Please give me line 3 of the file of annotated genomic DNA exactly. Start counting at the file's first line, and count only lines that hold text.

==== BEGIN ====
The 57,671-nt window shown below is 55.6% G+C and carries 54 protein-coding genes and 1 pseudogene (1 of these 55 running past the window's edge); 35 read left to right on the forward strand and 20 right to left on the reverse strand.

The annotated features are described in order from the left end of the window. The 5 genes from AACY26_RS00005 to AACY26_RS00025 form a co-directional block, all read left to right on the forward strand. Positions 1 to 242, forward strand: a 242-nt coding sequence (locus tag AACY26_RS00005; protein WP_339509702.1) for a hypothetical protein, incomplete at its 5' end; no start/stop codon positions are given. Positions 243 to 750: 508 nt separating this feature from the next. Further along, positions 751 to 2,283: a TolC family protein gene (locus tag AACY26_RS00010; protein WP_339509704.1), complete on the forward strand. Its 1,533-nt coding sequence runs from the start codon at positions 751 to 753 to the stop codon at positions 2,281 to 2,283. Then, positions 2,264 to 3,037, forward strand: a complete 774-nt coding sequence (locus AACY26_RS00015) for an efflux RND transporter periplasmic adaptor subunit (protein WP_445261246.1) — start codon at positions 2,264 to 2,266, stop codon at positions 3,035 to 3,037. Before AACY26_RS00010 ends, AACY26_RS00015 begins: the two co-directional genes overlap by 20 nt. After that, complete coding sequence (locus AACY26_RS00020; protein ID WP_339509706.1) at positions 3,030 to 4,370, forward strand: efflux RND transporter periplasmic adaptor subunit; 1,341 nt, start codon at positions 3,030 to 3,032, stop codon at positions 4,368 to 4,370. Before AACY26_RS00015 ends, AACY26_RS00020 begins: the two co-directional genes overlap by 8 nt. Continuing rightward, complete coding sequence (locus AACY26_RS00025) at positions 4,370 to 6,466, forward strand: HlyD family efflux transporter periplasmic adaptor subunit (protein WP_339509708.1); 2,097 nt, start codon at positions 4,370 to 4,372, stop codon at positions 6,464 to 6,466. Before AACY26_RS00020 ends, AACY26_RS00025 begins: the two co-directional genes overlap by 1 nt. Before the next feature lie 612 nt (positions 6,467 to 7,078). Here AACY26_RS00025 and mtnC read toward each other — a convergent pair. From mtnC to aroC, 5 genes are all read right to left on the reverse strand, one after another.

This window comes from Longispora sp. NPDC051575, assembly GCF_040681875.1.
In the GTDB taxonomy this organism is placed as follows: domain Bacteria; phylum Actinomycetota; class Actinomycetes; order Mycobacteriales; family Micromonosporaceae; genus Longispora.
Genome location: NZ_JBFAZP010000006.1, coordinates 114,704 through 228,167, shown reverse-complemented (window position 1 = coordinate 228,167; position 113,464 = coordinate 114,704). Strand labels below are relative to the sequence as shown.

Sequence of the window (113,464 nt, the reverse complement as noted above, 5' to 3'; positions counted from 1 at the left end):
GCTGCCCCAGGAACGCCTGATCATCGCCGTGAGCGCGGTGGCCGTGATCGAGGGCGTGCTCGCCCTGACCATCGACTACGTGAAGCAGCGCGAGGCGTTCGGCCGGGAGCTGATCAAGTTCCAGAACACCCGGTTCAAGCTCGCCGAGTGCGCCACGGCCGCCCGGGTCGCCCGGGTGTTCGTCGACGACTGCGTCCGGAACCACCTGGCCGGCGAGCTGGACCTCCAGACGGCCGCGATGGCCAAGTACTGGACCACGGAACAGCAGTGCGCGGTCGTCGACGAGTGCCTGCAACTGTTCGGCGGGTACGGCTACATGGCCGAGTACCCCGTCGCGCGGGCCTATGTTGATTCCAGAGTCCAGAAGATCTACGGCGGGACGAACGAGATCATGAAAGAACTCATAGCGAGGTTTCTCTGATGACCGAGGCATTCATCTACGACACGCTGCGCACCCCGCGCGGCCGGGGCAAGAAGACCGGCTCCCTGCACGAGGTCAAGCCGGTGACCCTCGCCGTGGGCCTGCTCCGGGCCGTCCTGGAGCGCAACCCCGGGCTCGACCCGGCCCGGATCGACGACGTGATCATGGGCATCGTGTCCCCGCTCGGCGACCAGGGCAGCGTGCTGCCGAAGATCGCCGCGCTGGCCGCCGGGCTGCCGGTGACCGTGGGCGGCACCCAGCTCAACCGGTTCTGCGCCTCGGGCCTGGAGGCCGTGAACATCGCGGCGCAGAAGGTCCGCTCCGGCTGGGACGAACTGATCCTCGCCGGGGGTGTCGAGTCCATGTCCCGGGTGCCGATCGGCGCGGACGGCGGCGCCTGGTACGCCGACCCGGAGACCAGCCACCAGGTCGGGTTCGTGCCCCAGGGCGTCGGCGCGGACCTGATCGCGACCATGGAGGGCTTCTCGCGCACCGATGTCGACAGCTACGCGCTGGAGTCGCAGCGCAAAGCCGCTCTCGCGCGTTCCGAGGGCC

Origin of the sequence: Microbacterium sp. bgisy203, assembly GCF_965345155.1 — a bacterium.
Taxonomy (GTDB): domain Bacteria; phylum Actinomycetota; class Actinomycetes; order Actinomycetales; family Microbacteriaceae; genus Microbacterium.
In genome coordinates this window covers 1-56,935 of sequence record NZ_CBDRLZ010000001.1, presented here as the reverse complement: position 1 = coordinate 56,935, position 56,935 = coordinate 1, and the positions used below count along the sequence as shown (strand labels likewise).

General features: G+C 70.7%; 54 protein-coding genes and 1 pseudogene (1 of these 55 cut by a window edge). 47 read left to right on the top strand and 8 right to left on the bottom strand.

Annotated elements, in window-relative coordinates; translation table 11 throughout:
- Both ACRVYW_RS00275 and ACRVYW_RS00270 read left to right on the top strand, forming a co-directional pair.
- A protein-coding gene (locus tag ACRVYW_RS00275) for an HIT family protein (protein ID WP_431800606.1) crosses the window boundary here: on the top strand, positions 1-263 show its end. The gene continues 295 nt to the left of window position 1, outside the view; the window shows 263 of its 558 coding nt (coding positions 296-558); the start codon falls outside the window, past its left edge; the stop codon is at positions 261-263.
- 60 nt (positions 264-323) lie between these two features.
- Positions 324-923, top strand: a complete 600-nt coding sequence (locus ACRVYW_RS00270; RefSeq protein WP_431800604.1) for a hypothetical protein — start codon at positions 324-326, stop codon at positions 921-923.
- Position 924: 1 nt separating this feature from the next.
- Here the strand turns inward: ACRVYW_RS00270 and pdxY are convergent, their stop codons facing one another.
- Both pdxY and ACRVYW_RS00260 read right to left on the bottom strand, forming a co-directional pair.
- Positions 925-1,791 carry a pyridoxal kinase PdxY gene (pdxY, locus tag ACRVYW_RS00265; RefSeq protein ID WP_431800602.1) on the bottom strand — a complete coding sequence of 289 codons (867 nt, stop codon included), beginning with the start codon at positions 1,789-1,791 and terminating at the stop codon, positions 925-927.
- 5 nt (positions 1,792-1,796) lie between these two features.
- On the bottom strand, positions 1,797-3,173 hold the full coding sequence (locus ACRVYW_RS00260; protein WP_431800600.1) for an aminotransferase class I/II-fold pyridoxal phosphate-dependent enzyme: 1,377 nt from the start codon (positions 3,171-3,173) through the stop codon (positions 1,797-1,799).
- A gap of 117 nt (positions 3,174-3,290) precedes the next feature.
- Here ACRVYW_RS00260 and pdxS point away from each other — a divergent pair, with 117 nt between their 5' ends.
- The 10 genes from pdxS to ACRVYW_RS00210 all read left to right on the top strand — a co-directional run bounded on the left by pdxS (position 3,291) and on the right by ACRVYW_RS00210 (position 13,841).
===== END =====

This window comes from Longispora sp. NPDC051575, assembly GCF_040681875.1.